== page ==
A twining agreement

Bassim

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I have tried to use a "twining agreement" in a sentence. Would you please correct my mistakes?

The majors and London and Sofia signed a twinning agreement, which they expect would improve relations between two capitals in all areas, from economy to arts, sports and science.
 
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jutfrank

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There's a lot wrong here. Most of all the spelling of twinning.
 

Bassim

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Yes,
Unfortunately, I missed that too. I must have been very tired when I wrote my sentence.
 

Bassim

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I will repeat my sentence.

The mayors of London and Sofia signed a twinning agreement, which they expect will improve relations between the two capitals in all areas, from economy to arts, sports and science.
 

Bassim

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I read in a Bosnian news site that the mayors of Doha and Sarajevo signed a twinning agreement today, but I was not sure how to formulate that sentence in English, and therefore I tried to write my own sentence just to see if it sounds natural in English.
 
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Charlie Bernstein

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It's not American English, so I looked it up. As I suspected, it's what we call a sister cities agreement. I don't know what the British call it.
 

Rover_KE

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... or 'town twinning (agreement)'.
 

Charlie Bernstein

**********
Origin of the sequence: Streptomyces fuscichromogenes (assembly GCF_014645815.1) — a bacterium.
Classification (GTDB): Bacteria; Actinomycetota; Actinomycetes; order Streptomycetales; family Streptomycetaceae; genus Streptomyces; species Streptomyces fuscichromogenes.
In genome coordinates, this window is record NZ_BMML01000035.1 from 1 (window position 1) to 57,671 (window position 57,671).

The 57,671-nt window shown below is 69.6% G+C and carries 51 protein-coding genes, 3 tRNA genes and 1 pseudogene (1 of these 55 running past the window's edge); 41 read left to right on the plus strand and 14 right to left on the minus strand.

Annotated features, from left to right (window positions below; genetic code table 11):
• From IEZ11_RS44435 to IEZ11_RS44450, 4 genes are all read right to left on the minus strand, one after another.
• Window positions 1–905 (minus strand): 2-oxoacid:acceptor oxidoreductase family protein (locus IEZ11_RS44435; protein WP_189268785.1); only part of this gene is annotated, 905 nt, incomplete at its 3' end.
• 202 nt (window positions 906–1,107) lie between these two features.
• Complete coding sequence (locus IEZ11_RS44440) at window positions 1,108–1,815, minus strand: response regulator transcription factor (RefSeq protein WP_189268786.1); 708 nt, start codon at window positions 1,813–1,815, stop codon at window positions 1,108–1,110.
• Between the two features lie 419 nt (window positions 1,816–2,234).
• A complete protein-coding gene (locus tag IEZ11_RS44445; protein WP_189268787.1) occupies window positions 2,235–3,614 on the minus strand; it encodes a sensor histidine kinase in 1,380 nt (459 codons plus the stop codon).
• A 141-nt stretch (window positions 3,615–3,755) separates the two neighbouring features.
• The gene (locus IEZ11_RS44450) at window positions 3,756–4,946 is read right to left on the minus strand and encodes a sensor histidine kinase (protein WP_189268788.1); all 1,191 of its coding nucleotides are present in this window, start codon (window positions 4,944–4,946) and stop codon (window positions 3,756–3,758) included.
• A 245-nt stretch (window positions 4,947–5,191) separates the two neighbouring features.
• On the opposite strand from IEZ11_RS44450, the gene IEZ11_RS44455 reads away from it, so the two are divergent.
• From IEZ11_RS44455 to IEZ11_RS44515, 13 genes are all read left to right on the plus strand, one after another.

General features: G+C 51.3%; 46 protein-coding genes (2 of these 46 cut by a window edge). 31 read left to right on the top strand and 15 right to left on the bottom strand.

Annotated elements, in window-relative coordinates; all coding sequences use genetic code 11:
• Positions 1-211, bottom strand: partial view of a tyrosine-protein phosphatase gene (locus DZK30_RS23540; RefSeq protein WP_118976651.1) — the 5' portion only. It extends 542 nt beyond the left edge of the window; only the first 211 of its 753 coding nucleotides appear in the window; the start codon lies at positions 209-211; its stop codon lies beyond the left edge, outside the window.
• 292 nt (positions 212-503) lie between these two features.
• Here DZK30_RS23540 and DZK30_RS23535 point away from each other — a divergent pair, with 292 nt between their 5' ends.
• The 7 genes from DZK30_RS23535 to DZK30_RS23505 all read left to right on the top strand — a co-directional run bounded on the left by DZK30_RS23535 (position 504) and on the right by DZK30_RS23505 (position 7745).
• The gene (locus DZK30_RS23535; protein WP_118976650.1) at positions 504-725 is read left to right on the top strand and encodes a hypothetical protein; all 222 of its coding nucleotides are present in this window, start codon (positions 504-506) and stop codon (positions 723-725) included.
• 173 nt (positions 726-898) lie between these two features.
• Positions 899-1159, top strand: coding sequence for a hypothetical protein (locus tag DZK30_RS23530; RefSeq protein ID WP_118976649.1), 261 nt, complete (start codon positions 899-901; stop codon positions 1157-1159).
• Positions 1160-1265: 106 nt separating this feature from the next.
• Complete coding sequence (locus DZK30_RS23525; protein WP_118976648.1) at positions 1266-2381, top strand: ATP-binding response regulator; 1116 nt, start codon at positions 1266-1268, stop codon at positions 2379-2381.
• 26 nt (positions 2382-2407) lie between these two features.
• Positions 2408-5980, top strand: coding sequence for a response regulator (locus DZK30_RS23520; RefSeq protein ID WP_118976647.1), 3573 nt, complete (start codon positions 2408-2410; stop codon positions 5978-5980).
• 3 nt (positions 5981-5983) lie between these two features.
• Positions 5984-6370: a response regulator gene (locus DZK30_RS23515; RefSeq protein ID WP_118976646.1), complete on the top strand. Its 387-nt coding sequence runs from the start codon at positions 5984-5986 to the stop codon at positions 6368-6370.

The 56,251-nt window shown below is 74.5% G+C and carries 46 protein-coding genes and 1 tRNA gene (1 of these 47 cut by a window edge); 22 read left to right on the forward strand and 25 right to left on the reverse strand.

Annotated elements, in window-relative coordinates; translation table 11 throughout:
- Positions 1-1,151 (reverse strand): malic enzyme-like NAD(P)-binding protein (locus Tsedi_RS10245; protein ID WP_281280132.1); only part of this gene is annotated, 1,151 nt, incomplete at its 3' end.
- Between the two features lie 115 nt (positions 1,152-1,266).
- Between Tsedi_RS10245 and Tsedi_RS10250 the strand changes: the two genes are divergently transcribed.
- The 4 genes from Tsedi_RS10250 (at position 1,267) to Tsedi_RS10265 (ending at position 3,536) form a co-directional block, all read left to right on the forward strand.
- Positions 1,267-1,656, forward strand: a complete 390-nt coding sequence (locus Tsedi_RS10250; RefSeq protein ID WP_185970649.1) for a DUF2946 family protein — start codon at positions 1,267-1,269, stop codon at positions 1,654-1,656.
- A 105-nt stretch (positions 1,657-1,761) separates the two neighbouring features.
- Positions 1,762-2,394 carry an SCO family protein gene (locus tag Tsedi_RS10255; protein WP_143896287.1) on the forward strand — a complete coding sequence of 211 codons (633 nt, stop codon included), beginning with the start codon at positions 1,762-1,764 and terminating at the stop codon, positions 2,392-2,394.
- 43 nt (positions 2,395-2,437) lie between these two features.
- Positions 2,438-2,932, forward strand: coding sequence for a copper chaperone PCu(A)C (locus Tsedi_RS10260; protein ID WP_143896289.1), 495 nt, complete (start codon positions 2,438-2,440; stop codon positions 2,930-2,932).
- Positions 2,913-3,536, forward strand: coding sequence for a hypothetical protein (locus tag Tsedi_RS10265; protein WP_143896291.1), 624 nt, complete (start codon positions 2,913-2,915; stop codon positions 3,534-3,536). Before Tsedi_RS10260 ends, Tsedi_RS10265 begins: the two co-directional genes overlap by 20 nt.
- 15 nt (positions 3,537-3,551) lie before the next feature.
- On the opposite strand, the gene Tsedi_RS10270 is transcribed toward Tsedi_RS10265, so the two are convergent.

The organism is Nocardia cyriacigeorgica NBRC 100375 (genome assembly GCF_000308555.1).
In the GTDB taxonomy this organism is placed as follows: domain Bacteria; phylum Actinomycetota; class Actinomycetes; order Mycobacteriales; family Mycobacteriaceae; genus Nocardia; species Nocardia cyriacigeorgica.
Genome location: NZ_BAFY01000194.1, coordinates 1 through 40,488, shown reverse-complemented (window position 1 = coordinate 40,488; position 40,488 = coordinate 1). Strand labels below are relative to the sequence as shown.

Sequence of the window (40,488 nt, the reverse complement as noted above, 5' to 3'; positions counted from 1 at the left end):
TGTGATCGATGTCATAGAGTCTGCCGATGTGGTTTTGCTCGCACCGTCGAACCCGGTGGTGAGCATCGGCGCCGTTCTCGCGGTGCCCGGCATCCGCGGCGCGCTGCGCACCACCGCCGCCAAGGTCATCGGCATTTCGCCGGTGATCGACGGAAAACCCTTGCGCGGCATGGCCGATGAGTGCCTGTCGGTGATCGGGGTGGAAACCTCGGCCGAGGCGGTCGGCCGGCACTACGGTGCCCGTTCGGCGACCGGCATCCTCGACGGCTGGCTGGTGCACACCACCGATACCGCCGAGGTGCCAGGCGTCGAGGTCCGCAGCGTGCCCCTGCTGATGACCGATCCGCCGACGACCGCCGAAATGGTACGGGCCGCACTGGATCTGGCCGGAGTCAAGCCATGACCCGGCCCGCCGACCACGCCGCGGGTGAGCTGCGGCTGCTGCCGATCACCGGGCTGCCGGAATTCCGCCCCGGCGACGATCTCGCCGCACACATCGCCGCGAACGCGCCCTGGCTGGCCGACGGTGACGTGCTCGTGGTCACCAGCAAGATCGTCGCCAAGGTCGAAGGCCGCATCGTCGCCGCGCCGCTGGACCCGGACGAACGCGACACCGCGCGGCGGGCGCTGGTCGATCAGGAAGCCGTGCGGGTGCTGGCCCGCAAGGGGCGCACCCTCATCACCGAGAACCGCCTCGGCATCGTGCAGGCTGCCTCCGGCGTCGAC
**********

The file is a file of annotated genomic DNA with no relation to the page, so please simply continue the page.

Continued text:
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One wonders what the ultimate objective is. I found a word today that I'd like to use in a sentence: "honorificabilitudinitatibus". Can you help me? If not, how about "antidisestablishmentarianism"?
So far, I've never been able to work demisemihemidemisemiquaver or floccinaucinhilipification into a sentence.

Until now.
 

Barb_D

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Someone has found a new word/phrase, and wants to make sure they understand it by using it in a sentence.

While it's useful to tell someone that a word/phrase is fairly uncommon in our everyday use of the language, I don't see why we should be making fun of the practice of trying it out in a new sentence.
 

Rover_KE

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So far, I've never been able to work demisemihemidemisemiquaver ... into a sentence.

Until now.
I think you'll find that's hemidemisemiquaver.

84px-Hemidemisemiquaver.svg.png
 

GoesStation

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So far, I've never been able to work demisemihemidemisemiquaver or floccinaucinhilipification into a sentence.
Musicians in Britain occasionally use the first one. Americans call that a two-hundred and fifty-sixth note,​ usually written as a 256[SUP]th[/SUP] note.
 

emsr2d2

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I'm grateful that in all my years playing musical instruments and singing, I have never had to deal with anything shorter than a hemidemisemiquaver!
 

GoesStation

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I think you'll find that's hemidemisemiquaver.

84px-Hemidemisemiquaver.svg.png
[EDIT]That is indeed a hemidemisemiquaver (a 64[SUP]th[/SUP] note in AmE). You need two more beams for a 256[SUP]th[/SUP] note.
 
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GoesStation

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Antidisestablishmentarianism

I was immensely gratified years ago when I opened the Letters pages of The Economist and found Antidisestablishmentarianism as the sub-head over a letter. The newspaper (whose publishers have yet to accede to the modern trend of calling such journals "magazines") has kept up its proud tradition as recently as last September.
 
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